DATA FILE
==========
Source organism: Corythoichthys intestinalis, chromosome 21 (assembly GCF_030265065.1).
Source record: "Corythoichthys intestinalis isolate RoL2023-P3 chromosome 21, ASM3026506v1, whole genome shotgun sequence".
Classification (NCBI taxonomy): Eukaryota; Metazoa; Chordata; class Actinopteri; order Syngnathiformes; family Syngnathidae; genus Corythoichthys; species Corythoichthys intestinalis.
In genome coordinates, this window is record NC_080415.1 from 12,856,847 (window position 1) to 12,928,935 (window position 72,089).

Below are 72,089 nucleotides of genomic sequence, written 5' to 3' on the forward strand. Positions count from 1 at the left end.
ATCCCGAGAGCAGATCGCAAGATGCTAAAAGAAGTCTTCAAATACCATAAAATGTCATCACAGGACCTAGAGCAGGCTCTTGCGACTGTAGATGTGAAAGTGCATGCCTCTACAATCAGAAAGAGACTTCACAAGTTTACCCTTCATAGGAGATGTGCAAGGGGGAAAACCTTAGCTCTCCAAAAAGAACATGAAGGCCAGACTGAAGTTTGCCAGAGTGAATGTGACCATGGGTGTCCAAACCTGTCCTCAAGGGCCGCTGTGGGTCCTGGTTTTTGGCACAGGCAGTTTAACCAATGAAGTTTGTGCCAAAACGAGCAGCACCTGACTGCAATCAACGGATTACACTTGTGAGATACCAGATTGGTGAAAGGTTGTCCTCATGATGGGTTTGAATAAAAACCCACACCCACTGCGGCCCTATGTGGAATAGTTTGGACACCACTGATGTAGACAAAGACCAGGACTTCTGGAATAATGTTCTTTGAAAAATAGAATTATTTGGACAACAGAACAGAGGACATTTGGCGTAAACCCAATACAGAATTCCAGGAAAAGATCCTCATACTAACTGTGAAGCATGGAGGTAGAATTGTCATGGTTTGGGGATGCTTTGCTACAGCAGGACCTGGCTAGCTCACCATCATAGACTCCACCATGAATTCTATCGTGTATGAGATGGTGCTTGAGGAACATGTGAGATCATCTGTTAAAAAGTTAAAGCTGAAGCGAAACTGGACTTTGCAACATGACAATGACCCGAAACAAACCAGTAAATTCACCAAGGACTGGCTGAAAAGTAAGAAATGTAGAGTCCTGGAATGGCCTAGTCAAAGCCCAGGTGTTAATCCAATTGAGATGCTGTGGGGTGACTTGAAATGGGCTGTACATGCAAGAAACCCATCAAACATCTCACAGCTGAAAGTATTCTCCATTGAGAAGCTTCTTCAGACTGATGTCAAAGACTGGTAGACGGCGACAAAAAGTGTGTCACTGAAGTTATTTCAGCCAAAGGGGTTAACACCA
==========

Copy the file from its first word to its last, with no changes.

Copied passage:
Source organism: Corythoichthys intestinalis, chromosome 21 (assembly GCF_030265065.1).
Source record: "Corythoichthys intestinalis isolate RoL2023-P3 chromosome 21, ASM3026506v1, whole genome shotgun sequence".
Classification (NCBI taxonomy): Eukaryota; Metazoa; Chordata; class Actinopteri; order Syngnathiformes; family Syngnathidae; genus Corythoichthys; species Corythoichthys intestinalis.
In genome coordinates, this window is record NC_080415.1 from 12,856,847 (window position 1) to 12,928,935 (window position 72,089).

Below are 72,089 nucleotides of genomic sequence, written 5' to 3' on the forward strand. Positions count from 1 at the left end.
ATCCCGAGAGCAGATCGCAAGATGCTAAAAGAAGTCTTCAAATACCATAAAATGTCATCACAGGACCTAGAGCAGGCTCTTGCGACTGTAGATGTGAAAGTGCATGCCTCTACAATCAGAAAGAGACTTCACAAGTTTACCCTTCATAGGAGATGTGCAAGGGGGAAAACCTTAGCTCTCCAAAAAGAACATGAAGGCCAGACTGAAGTTTGCCAGAGTGAATGTGACCATGGGTGTCCAAACCTGTCCTCAAGGGCCGCTGTGGGTCCTGGTTTTTGGCACAGGCAGTTTAACCAATGAAGTTTGTGCCAAAACGAGCAGCACCTGACTGCAATCAACGGATTACACTTGTGAGATACCAGATTGGTGAAAGGTTGTCCTCATGATGGGTTTGAATAAAAACCCACACCCACTGCGGCCCTATGTGGAATAGTTTGGACACCACTGATGTAGACAAAGACCAGGACTTCTGGAATAATGTTCTTTGAAAAATAGAATTATTTGGACAACAGAACAGAGGACATTTGGCGTAAACCCAATACAGAATTCCAGGAAAAGATCCTCATACTAACTGTGAAGCATGGAGGTAGAATTGTCATGGTTTGGGGATGCTTTGCTACAGCAGGACCTGGCTAGCTCACCATCATAGACTCCACCATGAATTCTATCGTGTATGAGATGGTGCTTGAGGAACATGTGAGATCATCTGTTAAAAAGTTAAAGCTGAAGCGAAACTGGACTTTGCAACATGACAATGACCCGAAACAAACCAGTAAATTCACCAAGGACTGGCTGAAAAGTAAGAAATGTAGAGTCCTGGAATGGCCTAGTCAAAGCCCAGGTGTTAATCCAATTGAGATGCTGTGGGGTGACTTGAAATGGGCTGTACATGCAAGAAACCCATCAAACATCTCACAGCTGAAAGTATTCTCCATTGAGAAGCTTCTTCAGACTGATGTCAAAGACTGGTAGACGGCGACAAAAAGTGTGTCACTGAAGTTATTTCAGCCAAAGGGGTTAACACCA